Residents in Western Australia are being asked to be alert to the risk of measles following a confirmed measles illness in a person who visited two public venues in Perth last week.
The WA Department of Health issued an urgent alert on Wednesday after confirming a case of the illness in a person who visited the Perth Zoo and the IKEA store at Innaloo.
The department said people who visited Perth Zoo on January 1, or Perth’s IKEA store at lunchtime on January 2, should remain vigilant to the onset of measles symptoms which could develop in the coming fortnight.
The patient had no recent history of travel overseas and is believed to have acquired their measles infection in WA’s South West.
Children and adults who had been inadvertently exposed were at risk of developing measles if they were not already immune.
Director of Communicable Diseases Paul Armstrong said public health staff had provided information to people who were exposed to the recent case where they were known.
“Measles is a serious and highly contagious viral illness spread by tiny droplets released when infected people cough and sneeze,” Armstrong said.
“Every measles case is treated as a public health emergency because of the risk of local spread – including to those most vulnerable to infection, such as infants too young to be vaccinated, those with compromised immune systems and pregnant women who are not already immune through vaccination or previous infection.”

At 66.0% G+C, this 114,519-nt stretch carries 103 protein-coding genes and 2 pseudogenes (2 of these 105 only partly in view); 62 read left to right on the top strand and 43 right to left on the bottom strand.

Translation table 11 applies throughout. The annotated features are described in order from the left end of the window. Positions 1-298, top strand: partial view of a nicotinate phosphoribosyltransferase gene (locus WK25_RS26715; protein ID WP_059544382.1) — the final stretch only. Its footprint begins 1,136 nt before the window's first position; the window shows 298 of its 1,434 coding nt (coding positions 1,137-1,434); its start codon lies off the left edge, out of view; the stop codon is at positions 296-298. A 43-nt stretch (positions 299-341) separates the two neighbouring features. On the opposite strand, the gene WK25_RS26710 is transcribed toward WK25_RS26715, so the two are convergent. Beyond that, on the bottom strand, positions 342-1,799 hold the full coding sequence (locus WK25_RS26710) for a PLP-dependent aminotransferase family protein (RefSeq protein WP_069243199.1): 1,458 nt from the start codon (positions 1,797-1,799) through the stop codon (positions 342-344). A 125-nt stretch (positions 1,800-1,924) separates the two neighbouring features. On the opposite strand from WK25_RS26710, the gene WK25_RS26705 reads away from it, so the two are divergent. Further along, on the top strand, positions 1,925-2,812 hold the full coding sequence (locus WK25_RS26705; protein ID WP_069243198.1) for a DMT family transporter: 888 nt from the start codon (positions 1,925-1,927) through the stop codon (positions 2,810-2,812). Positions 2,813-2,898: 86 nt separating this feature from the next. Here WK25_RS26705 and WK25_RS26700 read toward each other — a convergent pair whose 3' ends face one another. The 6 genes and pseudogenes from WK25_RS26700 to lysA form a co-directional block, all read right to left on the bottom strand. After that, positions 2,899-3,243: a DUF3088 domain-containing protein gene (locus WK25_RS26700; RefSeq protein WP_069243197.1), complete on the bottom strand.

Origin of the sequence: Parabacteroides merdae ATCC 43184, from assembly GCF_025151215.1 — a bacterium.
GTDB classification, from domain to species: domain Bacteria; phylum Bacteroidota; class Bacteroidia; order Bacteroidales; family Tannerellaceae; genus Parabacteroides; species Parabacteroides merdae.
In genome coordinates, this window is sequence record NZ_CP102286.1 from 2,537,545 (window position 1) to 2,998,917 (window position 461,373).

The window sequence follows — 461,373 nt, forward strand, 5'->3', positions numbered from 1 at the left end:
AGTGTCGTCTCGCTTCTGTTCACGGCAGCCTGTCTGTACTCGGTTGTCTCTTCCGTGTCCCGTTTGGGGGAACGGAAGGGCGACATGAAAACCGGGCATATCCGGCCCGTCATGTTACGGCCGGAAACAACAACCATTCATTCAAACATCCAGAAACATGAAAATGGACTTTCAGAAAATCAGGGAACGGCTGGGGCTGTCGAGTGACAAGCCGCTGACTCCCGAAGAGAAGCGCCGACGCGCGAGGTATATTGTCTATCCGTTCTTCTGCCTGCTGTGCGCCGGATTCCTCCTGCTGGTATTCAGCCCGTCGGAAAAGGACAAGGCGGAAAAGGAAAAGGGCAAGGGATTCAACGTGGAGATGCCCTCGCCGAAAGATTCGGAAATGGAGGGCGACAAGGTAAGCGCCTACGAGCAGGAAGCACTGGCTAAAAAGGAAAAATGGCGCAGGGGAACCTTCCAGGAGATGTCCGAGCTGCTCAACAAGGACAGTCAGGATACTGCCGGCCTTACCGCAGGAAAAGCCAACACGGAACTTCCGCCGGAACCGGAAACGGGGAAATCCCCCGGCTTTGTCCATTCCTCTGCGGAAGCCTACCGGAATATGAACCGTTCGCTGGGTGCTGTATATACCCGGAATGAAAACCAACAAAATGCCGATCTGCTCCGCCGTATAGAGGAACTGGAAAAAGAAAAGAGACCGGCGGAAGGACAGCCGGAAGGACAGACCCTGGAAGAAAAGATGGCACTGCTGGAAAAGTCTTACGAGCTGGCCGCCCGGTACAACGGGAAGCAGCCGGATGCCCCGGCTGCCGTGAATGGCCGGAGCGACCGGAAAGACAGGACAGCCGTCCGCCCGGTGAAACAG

Measles is a highly infectious viral disease that can cause serious illness, particularly in very young children and adults. Meanwhile, older people who weren’t vaccinated against measles and didn’t have it as a child are also at risk, particularly because a case of measles can lead to more serious illnesses, including shingles and pneumonia.
Common measles symptoms include fever, lethargy, runny nose, moist cough and sore and red eyes, with a red, splotchy rash that appears after the infectious period has passed.
“Anyone who has had a potential exposure to measles, and who develops a fever with these other symptoms should see a doctor,” he added.
The outbreak comes after health authorities in South Australia were also notified of a 21-year-old woman who contracted the illness.
SA Health’s Communicable Disease Control Branch Director, Louise Flood, said in a statement that the woman had household contact with another confirmed case and is now recovering.
“The household contacts of the recent case who are susceptible to measles have been in isolation, so there is no risk of infection to the public,” Flood said.
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